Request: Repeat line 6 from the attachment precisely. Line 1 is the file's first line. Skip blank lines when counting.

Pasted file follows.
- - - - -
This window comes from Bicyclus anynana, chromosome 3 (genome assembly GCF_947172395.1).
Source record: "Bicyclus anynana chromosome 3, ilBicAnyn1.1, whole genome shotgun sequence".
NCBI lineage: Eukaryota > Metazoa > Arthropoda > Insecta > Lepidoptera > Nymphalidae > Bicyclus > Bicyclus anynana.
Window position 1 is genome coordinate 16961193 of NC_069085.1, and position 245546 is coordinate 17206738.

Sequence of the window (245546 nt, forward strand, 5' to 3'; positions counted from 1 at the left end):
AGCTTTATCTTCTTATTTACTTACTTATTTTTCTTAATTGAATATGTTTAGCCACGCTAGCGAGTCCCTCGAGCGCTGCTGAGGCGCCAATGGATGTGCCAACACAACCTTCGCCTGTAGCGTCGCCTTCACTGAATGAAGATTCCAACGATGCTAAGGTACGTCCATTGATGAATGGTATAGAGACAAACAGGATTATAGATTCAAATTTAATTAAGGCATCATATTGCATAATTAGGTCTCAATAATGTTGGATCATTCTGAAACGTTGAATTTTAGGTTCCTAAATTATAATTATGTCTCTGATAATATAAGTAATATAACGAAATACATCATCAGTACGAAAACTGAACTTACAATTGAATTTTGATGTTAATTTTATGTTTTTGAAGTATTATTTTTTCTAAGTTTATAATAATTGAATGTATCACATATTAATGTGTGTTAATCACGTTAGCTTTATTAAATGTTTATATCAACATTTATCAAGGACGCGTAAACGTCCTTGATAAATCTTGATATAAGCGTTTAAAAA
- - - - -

AGCTTTATCTTCTTATTTACTTACTTATTTTTCTTAATTGAATATGTTTAGCCACGCTAGCGAGTCCCTCGAGCGCTGCTGAGGCGCCAATGGATGTGCCAACACAACCTTCGCCTGTAGCGTCGCCTTCACTGAATGAAGATTCCAACGATGCTAAGGTACGTCCATTGATGAATGGTATAGAGACAAACAGGATTATAGATTCAAATTTAATTAAGGCATCATATTGCATAATTAGGTCTCAATAATGTTGGATCATTCTGAAACGTTGAATTTTAGGTTCCTAAATTATAATTATGTCTCTGATAATATAAGTAATATAACGAAATACATCATCAGTACGAAAACTGAACTTACAATTGAATTTTGATGTTAATTTTATGTTTTTGAAGTATTATTTTTTCTAAGTTTATAATAATTGAATGTATCACATATTAATGTGTGTTAATCACGTTAGCTTTATTAAATGTTTATATCAACATTTATCAAGGACGCGTAAACGTCCTTGATAAATCTTGATATAAGCGTTTAAAAA